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Monday, January 28, 2013

Indiana Law Banning Sex Offenders from Social Media Sites is Unconstitutional

Indiana recently passed a law prohibiting registered sex offenders from using social media.  Specifically, the law prohibited all registered sex offenders from “knowingly or intentionally using a social networking web site, instant messaging, or chat room program that the offender knows allows a person who is less than eighteen years of age to access or use the web site or program.”  Indiana Code §35-42-4-12(e).  A violation was a Class A misdemeanor, but subsequent violations would be a Class D felony.    
A group of registered sex offenders challenged the law, arguing that it was unconstitutional under the First Amendment.  The group argued that there is nothing dangerous about a sex offenders’ use of social media so long as it is not used to communicate improperly with minors.  Further, the group contended that illicit communication makes up a miniscule amount of social media activity.  The district court upheld the law, finding it served a significant state interest and left open alternative channels of communication.  The court reasoned that the statute was narrowly tailored as “the vast majority of the internet is still at Mr. Doe’s fingertips.”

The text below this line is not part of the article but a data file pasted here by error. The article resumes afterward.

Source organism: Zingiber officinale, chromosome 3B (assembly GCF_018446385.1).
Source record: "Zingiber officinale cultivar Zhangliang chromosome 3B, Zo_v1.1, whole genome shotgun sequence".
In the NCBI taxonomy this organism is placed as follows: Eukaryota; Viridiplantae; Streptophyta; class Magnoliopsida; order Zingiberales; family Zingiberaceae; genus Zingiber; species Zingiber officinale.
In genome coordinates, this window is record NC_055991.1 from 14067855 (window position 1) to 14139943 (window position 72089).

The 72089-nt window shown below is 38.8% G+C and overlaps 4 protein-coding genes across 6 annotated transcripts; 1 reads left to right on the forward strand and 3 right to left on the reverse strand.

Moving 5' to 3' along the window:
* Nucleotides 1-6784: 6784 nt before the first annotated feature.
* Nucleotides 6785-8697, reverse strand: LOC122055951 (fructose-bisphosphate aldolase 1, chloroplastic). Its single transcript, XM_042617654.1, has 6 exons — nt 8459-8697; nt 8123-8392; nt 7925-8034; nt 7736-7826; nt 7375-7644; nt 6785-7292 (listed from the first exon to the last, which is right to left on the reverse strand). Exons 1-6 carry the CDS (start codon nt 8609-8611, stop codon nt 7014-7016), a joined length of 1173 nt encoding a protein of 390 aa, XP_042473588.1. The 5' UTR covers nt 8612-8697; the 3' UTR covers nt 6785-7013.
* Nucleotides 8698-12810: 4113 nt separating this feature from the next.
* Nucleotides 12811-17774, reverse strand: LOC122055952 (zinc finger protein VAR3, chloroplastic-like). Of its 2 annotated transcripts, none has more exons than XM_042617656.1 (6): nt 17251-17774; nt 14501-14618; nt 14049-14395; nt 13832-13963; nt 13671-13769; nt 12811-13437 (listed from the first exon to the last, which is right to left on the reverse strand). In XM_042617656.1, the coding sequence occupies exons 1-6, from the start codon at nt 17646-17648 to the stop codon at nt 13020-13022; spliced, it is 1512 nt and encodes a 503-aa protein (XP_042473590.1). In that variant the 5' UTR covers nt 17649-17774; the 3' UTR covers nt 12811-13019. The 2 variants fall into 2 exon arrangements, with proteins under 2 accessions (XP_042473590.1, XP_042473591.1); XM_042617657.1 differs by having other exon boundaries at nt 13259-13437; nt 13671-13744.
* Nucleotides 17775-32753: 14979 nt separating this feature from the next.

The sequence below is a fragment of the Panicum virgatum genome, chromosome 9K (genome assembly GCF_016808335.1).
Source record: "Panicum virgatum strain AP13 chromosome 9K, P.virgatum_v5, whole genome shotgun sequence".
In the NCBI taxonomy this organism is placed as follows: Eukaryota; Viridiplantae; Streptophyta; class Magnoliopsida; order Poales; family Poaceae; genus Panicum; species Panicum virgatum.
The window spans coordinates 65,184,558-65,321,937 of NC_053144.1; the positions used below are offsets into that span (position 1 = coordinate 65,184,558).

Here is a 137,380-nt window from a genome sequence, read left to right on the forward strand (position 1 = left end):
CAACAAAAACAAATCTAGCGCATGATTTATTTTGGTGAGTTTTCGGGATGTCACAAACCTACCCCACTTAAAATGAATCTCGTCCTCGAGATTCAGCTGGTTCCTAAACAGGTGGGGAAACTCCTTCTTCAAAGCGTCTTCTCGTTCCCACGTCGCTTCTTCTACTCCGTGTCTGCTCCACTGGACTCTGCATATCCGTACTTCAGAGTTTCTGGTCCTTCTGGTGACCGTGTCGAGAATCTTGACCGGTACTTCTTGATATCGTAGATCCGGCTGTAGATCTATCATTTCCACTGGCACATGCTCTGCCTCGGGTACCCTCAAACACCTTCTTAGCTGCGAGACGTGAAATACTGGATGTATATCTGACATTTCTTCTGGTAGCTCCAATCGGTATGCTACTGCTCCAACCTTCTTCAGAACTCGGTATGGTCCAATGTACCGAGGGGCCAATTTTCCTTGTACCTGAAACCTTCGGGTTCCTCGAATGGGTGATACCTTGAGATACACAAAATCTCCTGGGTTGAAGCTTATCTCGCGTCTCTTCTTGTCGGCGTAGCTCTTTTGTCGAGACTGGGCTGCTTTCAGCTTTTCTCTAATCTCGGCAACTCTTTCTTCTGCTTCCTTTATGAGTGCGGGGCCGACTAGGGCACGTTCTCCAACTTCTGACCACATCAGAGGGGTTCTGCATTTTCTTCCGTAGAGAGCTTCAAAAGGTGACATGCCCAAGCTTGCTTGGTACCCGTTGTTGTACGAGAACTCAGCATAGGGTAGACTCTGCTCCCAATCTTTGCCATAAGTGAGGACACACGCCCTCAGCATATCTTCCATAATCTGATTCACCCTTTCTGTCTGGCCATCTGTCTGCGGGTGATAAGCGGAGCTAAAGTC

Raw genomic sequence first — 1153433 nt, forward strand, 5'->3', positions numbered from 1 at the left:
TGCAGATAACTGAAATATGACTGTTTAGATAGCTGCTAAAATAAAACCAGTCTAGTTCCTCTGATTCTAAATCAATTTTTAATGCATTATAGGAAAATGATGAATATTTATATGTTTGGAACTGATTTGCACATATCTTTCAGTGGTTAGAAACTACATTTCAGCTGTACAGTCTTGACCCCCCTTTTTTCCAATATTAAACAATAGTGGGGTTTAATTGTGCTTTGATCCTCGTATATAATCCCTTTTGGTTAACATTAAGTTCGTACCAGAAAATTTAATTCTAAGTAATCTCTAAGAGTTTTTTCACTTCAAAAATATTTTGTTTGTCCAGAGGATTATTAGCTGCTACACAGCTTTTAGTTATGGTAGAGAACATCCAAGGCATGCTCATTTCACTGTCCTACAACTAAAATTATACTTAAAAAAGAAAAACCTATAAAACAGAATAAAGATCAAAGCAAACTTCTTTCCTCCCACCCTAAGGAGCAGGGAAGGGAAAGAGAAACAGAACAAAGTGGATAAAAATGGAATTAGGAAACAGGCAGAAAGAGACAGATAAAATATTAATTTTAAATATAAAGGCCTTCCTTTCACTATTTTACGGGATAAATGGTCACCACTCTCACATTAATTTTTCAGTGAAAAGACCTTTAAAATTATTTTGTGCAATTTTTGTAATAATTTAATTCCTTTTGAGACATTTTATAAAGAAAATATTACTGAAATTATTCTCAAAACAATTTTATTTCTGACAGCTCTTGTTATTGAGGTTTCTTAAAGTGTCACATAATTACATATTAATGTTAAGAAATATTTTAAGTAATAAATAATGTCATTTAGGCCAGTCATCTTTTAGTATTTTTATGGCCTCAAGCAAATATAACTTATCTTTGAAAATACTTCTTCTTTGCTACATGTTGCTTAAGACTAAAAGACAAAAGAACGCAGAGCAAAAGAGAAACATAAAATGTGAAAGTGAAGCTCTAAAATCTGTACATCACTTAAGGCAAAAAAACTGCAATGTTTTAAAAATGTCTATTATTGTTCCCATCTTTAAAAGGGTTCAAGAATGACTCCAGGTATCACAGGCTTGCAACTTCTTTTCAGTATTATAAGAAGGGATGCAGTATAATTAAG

The 7th Circuit Court of Appeals reversed, holding the statute was unconstitutional on First Amendment grounds.  Although the court found the statute to be content neutral, because it unnecessarily prohibited substantial amounts of protected speech, the law was overly broad and not sufficiently tailored to meet the state’s interest in protecting minors from harmful online communications.  Despite it’s holding, the Seventh Circuit made it clear that the Indiana legislature was free to draft a new statute to address similar concerns, without offending the First Amendment.  Doe v. Prosecutor, Marion County, Indiana, No. 12-2512 (January 23, 2013).
Post Authored by Erin Baker, Ancel Glink


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